“Given that product standards (requirements that goods have certain characteristics) can raise barriers to entry, especially where they are referenced in law (either directly or indirectly) and mandate particular technologies or systems rather than performance outcomes, it is appropriate that they be subject to review. Standards that are not mandated by government should also be reviewed periodically to ensure they do not restrict competition unnecessarily. For example, an Australian Standard that differs unnecessarily from an international standard could limit import competition,” the review said.

Energy and gas

“The Panel acknowledges significant progress in the reform of Australia’s electricity and gas sectors. However, reforms have not been finalised and the benefits are yet to be fully realised. Competition reforms in energy have been a success but have slowed.

“In Victoria and Queensland, the National Energy Retail Law has yet to be applied without major derogations, undermining the benefits of a national law. Continuing regulation of retail energy prices by jurisdictions other than South Australia, Victoria and New South Wales (though it continues to regulate retail gas prices) perpetuates the distortion of price signals and compromises timely investment in energy infrastructure. The Panel notes that the Queensland Parliament recently legislated to deregulate electricity prices in South East Queensland from 1 July 2015.

“The Panel strongly supports moves towards including the Northern Territory and Western Australia into the National Electricity Market, noting that no physical connection is required to do so. The Panel also supports a detailed review of competition in the gas sector, echoing the proposal within the Eastern Australian Domestic Gas Study, and encourages the Australian Government to commit to undertake such a review through the Energy White Paper.”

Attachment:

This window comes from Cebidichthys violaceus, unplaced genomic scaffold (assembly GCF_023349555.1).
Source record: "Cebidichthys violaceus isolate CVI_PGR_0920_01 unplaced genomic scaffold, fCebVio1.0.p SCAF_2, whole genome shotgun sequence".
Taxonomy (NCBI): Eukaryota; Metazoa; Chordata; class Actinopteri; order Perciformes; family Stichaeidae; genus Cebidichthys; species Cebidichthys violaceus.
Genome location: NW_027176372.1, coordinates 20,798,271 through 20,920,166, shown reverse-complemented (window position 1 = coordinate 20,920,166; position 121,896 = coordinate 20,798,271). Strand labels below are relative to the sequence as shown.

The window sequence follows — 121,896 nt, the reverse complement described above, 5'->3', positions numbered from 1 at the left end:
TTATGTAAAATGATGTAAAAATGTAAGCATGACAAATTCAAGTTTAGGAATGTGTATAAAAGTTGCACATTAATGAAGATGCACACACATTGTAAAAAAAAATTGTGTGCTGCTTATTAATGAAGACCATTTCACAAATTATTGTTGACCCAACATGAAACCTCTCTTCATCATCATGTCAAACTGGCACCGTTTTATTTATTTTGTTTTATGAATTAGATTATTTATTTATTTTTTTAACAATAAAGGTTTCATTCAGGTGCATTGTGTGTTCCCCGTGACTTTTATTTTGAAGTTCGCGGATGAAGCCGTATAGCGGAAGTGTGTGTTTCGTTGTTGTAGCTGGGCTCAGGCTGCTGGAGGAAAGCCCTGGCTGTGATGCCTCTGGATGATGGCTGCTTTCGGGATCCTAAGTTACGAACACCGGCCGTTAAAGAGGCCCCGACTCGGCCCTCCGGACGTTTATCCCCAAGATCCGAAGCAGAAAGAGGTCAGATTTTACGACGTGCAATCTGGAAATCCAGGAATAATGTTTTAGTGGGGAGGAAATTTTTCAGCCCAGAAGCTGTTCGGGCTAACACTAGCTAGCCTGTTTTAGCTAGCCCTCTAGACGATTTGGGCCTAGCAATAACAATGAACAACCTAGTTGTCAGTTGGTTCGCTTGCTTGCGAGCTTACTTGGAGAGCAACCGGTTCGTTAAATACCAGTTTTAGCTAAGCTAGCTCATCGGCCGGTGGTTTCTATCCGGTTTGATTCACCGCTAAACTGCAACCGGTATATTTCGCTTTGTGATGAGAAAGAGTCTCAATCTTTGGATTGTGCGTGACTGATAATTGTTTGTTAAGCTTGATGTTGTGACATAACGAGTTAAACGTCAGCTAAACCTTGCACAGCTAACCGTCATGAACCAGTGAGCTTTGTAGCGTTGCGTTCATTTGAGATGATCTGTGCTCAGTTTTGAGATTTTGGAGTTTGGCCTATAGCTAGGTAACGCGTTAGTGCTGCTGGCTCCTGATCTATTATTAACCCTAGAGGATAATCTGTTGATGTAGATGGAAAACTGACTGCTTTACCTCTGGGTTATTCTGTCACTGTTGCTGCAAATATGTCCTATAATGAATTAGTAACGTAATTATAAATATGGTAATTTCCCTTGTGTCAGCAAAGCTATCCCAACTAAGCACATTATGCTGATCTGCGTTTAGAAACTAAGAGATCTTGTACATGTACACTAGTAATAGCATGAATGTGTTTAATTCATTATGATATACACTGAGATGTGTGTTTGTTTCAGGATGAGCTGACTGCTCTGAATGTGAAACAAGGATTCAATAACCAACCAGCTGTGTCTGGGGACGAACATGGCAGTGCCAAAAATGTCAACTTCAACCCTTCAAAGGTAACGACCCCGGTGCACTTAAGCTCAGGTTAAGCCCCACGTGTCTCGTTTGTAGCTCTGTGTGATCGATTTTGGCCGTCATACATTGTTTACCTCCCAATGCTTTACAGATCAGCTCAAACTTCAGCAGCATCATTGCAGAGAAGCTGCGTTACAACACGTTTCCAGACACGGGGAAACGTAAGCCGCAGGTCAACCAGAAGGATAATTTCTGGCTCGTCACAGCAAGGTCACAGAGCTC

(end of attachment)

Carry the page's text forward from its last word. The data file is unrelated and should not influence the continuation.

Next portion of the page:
The government response

Despite acknowledging over 1000 industry, consumer group and individual submissions were received during the review process, the federal government has responded to the report with a call for further consultation. Small business minister Bruce Bilson said the government did however support the “broad direction” of the final report.

“Before any decisions are taken on implementation, our government intends to consult with industry and consumers. I will not rush into making changes before I have considered the implications and a range of implementation options. The reform process must be staged, consultative and collaborative and deliver real improvements to our competition framework for the benefit of Australians,” Mr Bilson said.

“Some of the most important and overdue reform recommendations are for states and territories to consider. The Panel has set a direction for all governments to remove regulatory restrictions to competition unless they are in the public interest. For instance, planning and zoning rules need to work in the longterm interests of consumers and not create unnecessary barriers to productivity and suppliers entering and meeting the needs of consumers.”

Submissions are being taken until 26 May 2015. Information on how to lodge can be found at the Treasury website.